Erotica in Bloom is a riot of color, light and sound. A hanging garden encloses three videos screens, creating private viewing booths. Each displays a woman. Sometimes she's in stills, sometimes she's in motion.
There's nothing graphic on any of the screens. The floral funhouse, created by artist Maisie Cousins, is innocent. But the camouflage of flowers obscures a provocative question: Where does the line between nature and sex blur?
There's no answer to that question, of course. It's simply a conversation starter. And there are 28 more conversation prompts at 29Rooms, a series of immersive, interactive art installations that's been traveling across the country and is making its debut in San Francisco this weekend.
Hosted by Refinery29, a digital media company that's "a catalyst for women to see, feel and claim their power," the exhibition started in 2015 to celebrate the company's 10th anniversary. But it was so popular, the company brought it back. This year's theme is Turn it into Art, something each of the installations does by converting an open space into a tight-knit work of art.
"We ignite people's imaginations, spark dialogue and action," said Piera Gelardi, a co-founder of Refinery29. One of the goals, she says, is to "dare our visitors to dream bigger."
The pop-up exhibition, now in its fourth year, has already been to New York and Los Angeles this season, and will hit Chicago after its stint in SF is finished. It runs June 21 through 24 at San Francisco's Palace of Fine Arts.
Pop-up experiences, like 29Rooms, are popular, particularly in my demographic. And I can see why. This is is an Instagram-ready event like none I had ever been to before. I love it!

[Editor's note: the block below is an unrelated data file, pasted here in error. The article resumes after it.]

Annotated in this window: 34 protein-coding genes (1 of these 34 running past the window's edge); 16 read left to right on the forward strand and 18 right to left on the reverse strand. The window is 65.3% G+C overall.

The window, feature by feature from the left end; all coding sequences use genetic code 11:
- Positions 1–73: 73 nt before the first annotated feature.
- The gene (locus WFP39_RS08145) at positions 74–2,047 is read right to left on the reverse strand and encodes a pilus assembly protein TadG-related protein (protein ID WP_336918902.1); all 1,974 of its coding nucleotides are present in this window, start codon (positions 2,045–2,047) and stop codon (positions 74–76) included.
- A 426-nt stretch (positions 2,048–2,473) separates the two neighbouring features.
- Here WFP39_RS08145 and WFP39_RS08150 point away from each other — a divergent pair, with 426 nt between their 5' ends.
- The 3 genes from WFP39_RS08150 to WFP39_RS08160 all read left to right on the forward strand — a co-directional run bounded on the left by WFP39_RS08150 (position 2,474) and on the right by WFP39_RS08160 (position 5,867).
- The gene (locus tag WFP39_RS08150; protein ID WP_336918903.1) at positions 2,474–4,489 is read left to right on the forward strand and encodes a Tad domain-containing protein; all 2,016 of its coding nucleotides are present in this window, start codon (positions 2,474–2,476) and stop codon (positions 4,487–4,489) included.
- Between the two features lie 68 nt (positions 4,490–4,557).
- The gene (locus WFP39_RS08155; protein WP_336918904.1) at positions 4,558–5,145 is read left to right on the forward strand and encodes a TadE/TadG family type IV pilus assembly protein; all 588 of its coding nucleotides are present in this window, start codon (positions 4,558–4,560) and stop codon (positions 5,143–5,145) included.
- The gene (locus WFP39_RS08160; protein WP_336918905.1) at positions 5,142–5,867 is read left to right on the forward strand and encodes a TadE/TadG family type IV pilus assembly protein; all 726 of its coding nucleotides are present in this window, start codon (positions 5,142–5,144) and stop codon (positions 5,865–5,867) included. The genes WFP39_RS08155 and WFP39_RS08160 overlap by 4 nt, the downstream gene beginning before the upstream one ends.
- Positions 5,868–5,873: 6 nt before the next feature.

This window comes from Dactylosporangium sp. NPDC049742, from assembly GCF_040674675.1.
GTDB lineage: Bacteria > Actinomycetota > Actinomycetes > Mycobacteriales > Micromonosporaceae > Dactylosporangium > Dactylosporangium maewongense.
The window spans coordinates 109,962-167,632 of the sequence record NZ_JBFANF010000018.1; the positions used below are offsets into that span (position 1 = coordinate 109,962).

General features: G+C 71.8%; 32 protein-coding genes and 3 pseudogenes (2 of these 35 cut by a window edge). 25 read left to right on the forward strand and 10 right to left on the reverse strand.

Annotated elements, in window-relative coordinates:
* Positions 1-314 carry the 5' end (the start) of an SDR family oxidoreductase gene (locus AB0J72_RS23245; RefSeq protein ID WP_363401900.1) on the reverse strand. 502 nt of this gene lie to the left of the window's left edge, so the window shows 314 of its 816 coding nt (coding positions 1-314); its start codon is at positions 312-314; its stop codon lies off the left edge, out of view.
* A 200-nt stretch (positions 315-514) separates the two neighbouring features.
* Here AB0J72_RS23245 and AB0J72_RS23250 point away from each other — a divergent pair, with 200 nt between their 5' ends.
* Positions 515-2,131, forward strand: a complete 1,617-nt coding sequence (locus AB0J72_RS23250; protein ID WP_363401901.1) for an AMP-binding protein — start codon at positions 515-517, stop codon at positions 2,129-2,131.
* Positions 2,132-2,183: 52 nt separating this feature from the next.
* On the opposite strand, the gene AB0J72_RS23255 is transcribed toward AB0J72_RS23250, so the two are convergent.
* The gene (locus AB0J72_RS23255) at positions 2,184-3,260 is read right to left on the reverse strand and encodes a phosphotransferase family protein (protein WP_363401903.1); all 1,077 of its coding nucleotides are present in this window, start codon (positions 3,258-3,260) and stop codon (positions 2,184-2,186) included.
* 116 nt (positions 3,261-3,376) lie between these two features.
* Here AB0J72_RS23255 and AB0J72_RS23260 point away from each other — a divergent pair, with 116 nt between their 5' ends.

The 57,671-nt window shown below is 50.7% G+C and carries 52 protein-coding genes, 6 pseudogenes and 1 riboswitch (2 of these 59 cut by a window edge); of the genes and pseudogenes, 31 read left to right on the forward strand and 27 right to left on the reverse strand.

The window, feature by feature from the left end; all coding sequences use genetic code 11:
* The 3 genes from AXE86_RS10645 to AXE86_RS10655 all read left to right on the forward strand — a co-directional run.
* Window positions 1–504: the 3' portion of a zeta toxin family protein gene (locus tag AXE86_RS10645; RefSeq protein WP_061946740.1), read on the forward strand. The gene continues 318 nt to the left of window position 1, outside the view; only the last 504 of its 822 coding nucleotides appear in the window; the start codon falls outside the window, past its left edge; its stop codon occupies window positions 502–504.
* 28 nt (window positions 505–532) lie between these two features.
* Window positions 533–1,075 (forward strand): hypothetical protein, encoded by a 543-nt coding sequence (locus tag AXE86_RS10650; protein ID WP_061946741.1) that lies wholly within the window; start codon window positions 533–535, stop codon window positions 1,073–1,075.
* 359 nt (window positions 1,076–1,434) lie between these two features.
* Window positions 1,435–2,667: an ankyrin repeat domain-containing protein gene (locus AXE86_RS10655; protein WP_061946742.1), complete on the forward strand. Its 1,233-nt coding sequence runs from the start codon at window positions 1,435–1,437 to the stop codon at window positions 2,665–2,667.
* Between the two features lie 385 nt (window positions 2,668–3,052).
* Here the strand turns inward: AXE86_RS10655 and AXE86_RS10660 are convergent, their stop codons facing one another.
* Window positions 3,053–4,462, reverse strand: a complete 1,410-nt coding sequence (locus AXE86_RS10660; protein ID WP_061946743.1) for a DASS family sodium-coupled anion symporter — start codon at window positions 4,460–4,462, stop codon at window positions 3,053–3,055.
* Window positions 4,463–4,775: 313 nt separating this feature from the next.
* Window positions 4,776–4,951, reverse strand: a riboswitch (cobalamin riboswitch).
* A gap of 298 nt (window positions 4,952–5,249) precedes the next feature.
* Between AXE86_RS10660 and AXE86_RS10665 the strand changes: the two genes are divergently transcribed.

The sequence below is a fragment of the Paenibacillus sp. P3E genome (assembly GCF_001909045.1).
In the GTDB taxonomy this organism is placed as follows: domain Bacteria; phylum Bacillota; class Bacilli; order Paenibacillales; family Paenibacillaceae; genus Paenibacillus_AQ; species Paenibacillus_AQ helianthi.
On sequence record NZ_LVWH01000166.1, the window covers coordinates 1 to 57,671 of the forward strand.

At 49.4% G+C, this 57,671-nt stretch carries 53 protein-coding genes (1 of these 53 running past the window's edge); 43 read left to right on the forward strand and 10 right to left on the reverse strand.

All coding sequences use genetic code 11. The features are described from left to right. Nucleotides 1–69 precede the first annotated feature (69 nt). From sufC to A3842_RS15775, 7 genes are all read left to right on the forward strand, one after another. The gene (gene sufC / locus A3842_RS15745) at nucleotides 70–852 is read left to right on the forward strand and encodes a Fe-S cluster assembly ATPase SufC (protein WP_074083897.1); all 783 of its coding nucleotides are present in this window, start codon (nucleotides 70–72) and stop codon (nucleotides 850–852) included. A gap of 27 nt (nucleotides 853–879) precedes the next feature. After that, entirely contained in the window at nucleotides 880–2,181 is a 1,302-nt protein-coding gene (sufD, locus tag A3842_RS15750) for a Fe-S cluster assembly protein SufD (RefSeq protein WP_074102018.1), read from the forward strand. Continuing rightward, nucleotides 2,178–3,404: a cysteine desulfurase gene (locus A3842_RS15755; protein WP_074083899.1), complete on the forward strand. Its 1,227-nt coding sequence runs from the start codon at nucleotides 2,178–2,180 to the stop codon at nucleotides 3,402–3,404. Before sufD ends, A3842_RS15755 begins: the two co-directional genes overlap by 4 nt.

At Become the Masterpiece, my first stop, I grab a hand-painted vest, hat and umbrella and jump inside the space. Funky colors and patterns are painted all over the walls. Alexa Meade's idea: Visitors can become a work of art by positioning their newly donned clothing with the interior design.
A crowd favorite is titled Love is Love. The title says it all: The installation is an unapologetic celebration of the spirit of Pride. It was popular in New York and LA, so Refinery29 brought it to San Francisco, the home of the LGBTQ+ rights movement. It's simple and beautiful, with a neon rainbow, surrounded by typography by artist Kate Moross, to pose under for photos. It's the first exhibit I see that moves me enough to take a selfie.
Shred It encourages me to to shred whatever's holding me back, letting go of the past and looking into the future. The room's walls are covered and the floors are piled high in paper scraps.
Hear our Voice, a collaboration with Women's March, and encapsulates the spirit of activism. The space, with its walls covered floor to ceiling in inspirational posters, brings me back to the powerful experience of the Women's March and its ideals: equality, unity and representation. I'm encouraged to write a postcard addressed to an elected representative that Refinery29 will mail.
Gender Neutral re-creates a public restroom with walls covered in photos and phrases celebrating gender identity. Each stall in the bathroom invites me to listen with headphones to a first-person story from someone discussing awareness of their own gender identity while viewing messages of pride. My favorite: "Family can be chosen. I am your family."
Although many of the rooms are photo-friendly, one is more zen meditation space than art work. I take off my shoes, put on headphones and enter The Womb, a fully immersive experience that re-creates the sensation of being in your mother's nurturing belly. It's accompanied by Cleo Wade's poem that says: "The world is ours to build. The world is ours together. You were born for this. We were made for each other. You are loved. You are love."
I end my experience with Tell us your Secret, where I write down a secret on a scrap of paper and stick it to the wall.
I made sure no one was around, wrote mine down and quickly left.
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